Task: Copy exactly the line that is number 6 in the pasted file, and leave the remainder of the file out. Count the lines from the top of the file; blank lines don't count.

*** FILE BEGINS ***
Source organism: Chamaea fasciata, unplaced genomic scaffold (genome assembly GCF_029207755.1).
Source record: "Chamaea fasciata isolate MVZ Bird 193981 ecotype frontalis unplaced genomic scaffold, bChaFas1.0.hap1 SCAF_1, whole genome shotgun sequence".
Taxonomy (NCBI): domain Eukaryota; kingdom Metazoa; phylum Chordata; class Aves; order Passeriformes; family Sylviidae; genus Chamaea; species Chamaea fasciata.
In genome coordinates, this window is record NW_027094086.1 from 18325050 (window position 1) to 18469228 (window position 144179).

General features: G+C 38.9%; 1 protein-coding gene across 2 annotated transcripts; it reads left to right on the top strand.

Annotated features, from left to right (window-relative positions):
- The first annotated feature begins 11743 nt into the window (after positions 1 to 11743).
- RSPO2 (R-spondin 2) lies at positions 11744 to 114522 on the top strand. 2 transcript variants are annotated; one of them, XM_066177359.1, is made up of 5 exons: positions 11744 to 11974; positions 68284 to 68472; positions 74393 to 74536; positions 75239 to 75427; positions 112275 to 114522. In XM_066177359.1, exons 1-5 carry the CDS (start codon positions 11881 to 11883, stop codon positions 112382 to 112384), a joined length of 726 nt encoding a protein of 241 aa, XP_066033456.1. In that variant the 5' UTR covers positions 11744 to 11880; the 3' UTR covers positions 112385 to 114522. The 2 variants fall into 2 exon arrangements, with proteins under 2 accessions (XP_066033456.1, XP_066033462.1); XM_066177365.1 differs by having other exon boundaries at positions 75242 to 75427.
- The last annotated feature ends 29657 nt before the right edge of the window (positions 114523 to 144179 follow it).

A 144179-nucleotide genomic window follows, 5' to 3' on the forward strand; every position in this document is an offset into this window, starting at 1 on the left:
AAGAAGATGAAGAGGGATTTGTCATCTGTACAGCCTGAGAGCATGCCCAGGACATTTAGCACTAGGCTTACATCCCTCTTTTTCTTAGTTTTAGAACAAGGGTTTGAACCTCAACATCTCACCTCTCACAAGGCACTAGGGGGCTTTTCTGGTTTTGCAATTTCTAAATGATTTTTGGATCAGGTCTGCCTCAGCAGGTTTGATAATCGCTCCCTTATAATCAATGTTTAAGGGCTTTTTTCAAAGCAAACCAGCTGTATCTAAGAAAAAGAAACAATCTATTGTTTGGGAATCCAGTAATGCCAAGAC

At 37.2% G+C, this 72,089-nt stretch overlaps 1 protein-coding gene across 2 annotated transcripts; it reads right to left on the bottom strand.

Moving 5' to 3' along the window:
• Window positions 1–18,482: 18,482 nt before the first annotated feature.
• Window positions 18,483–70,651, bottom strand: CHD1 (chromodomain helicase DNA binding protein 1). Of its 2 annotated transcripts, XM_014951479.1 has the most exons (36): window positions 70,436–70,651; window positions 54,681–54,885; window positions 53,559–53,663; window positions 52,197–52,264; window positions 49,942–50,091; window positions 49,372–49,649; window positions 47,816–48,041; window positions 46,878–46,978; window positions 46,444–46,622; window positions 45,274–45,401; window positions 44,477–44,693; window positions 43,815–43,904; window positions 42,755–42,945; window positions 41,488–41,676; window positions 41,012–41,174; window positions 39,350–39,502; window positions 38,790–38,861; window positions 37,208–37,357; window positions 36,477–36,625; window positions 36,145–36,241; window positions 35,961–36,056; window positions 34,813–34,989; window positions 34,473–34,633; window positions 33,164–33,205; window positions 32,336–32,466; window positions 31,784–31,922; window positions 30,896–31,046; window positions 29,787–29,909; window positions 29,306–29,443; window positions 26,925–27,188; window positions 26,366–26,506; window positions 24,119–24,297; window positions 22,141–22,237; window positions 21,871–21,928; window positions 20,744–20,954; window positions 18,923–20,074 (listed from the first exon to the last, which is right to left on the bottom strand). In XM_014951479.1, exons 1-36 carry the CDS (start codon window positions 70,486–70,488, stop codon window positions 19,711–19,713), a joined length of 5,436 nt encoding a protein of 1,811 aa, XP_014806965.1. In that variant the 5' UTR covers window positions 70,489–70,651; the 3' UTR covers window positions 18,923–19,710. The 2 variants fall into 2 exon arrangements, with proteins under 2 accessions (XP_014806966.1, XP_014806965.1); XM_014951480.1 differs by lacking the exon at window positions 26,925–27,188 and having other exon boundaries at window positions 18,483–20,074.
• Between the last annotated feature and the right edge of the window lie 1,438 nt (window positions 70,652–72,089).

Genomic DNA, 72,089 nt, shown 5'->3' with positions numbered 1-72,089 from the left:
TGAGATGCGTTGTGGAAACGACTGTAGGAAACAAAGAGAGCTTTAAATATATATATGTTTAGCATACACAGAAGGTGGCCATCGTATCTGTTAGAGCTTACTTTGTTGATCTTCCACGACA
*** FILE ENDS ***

Annotated features, from left to right (window-relative positions):